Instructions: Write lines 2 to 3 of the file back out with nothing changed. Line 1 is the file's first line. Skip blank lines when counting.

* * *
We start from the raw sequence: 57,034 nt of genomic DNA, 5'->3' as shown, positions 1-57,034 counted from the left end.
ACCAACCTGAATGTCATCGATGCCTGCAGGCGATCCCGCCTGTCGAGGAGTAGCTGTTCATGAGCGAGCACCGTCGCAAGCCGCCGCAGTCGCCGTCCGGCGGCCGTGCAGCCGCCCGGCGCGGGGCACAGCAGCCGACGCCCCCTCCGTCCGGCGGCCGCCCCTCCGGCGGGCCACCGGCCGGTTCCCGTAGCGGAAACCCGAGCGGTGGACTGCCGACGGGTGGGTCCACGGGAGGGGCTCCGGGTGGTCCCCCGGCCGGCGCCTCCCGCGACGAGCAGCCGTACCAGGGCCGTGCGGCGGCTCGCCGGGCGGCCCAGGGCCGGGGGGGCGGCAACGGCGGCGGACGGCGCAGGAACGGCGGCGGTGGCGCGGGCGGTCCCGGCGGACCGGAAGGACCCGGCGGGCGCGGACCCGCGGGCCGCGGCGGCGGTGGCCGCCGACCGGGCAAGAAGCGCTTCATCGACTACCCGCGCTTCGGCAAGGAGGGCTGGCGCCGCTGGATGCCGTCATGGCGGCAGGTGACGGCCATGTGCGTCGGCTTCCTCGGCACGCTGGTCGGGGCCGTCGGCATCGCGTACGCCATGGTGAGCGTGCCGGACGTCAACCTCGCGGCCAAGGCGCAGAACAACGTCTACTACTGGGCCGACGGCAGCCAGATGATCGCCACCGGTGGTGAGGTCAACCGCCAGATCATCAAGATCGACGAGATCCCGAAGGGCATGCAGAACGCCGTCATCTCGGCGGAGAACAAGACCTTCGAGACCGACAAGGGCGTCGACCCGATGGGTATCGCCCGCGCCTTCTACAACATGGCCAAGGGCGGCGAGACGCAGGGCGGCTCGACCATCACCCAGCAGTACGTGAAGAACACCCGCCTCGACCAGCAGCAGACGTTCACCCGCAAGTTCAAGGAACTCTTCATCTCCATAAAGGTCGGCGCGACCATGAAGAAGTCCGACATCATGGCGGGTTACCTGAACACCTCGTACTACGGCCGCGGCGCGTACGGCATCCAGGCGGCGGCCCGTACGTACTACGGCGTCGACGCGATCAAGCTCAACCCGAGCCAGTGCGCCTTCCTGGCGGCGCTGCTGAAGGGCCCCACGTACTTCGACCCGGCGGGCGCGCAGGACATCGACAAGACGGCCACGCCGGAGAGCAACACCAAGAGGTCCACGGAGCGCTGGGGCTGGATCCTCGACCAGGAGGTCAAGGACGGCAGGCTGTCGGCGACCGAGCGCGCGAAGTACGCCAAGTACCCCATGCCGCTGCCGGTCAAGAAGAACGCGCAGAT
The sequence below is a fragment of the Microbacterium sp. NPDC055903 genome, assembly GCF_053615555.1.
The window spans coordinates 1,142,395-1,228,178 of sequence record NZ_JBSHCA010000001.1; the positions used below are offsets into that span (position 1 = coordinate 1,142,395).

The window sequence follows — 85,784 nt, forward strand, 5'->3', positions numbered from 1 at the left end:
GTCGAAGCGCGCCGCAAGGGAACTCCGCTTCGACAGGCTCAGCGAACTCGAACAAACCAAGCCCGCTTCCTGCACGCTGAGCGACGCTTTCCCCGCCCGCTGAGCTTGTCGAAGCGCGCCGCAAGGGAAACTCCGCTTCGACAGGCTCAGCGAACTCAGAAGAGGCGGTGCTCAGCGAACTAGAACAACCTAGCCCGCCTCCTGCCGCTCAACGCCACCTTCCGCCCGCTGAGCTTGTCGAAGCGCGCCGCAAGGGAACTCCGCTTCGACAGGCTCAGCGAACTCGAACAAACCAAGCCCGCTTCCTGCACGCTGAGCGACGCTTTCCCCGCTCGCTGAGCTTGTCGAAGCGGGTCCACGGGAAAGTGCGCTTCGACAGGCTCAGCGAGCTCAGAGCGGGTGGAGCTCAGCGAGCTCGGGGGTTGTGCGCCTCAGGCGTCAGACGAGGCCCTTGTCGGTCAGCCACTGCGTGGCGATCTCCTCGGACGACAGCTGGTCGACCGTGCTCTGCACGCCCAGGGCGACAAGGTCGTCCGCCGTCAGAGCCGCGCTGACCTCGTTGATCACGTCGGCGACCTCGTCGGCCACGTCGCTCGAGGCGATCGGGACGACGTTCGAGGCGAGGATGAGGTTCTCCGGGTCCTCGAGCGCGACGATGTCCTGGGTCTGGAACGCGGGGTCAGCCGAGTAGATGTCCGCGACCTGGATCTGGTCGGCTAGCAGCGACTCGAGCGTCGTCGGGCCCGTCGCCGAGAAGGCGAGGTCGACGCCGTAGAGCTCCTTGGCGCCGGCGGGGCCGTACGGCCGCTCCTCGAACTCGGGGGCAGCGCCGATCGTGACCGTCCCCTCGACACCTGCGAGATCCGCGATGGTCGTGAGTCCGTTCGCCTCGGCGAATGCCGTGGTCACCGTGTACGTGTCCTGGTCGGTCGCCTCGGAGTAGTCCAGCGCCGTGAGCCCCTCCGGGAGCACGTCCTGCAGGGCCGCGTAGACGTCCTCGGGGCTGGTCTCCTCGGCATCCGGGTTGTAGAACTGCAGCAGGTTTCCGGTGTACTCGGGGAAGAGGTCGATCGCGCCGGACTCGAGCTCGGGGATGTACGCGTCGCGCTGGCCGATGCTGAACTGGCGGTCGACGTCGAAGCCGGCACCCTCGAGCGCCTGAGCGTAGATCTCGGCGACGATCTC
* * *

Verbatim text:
ACCAACCTGAATGTCATCGATGCCTGCAGGCGATCCCGCCTGTCGAGGAGTAGCTGTTCATGAGCGAGCACCGTCGCAAGCCGCCGCAGTCGCCGTCCGGCGGCCGTGCAGCCGCCCGGCGCGGGGCACAGCAGCCGACGCCCCCTCCGTCCGGCGGCCGCCCCTCCGGCGGGCCACCGGCCGGTTCCCGTAGCGGAAACCCGAGCGGTGGACTGCCGACGGGTGGGTCCACGGGAGGGGCTCCGGGTGGTCCCCCGGCCGGCGCCTCCCGCGACGAGCAGCCGTACCAGGGCCGTGCGGCGGCTCGCCGGGCGGCCCAGGGCCGGGGGGGCGGCAACGGCGGCGGACGGCGCAGGAACGGCGGCGGTGGCGCGGGCGGTCCCGGCGGACCGGAAGGACCCGGCGGGCGCGGACCCGCGGGCCGCGGCGGCGGTGGCCGCCGACCGGGCAAGAAGCGCTTCATCGACTACCCGCGCTTCGGCAAGGAGGGCTGGCGCCGCTGGATGCCGTCATGGCGGCAGGTGACGGCCATGTGCGTCGGCTTCCTCGGCACGCTGGTCGGGGCCGTCGGCATCGCGTACGCCATGGTGAGCGTGCCGGACGTCAACCTCGCGGCCAAGGCGCAGAACAACGTCTACTACTGGGCCGACGGCAGCCAGATGATCGCCACCGGTGGTGAGGTCAACCGCCAGATCATCAAGATCGACGAGATCCCGAAGGGCATGCAGAACGCCGTCATCTCGGCGGAGAACAAGACCTTCGAGACCGACAAGGGCGTCGACCCGATGGGTATCGCCCGCGCCTTCTACAACATGGCCAAGGGCGGCGAGACGCAGGGCGGCTCGACCATCACCCAGCAGTACGTGAAGAACACCCGCCTCGACCAGCAGCAGACGTTCACCCGCAAGTTCAAGGAACTCTTCATCTCCATAAAGGTCGGCGCGACCATGAAGAAGTCCGACATCATGGCGGGTTACCTGAACACCTCGTACTACGGCCGCGGCGCGTACGGCATCCAGGCGGCGGCCCGTACGTACTACGGCGTCGACGCGATCAAGCTCAACCCGAGCCAGTGCGCCTTCCTGGCGGCGCTGCTGAAGGGCCCCACGTACTTCGACCCGGCGGGCGCGCAGGACATCGACAAGACGGCCACGCCGGAGAGCAACACCAAGAGGTCCACGGAGCGCTGGGGCTGGATCCTCGACCAGGAGGTCAAGGACGGCAGGCTGTCGGCGACCGAGCGCGCGAAGTACGCCAAGTACCCCATGCCGCTGCCGGTCAAGAAGAACGCGCAGAT
The sequence below is a fragment of the Microbacterium sp. NPDC055903 genome, assembly GCF_053615555.1.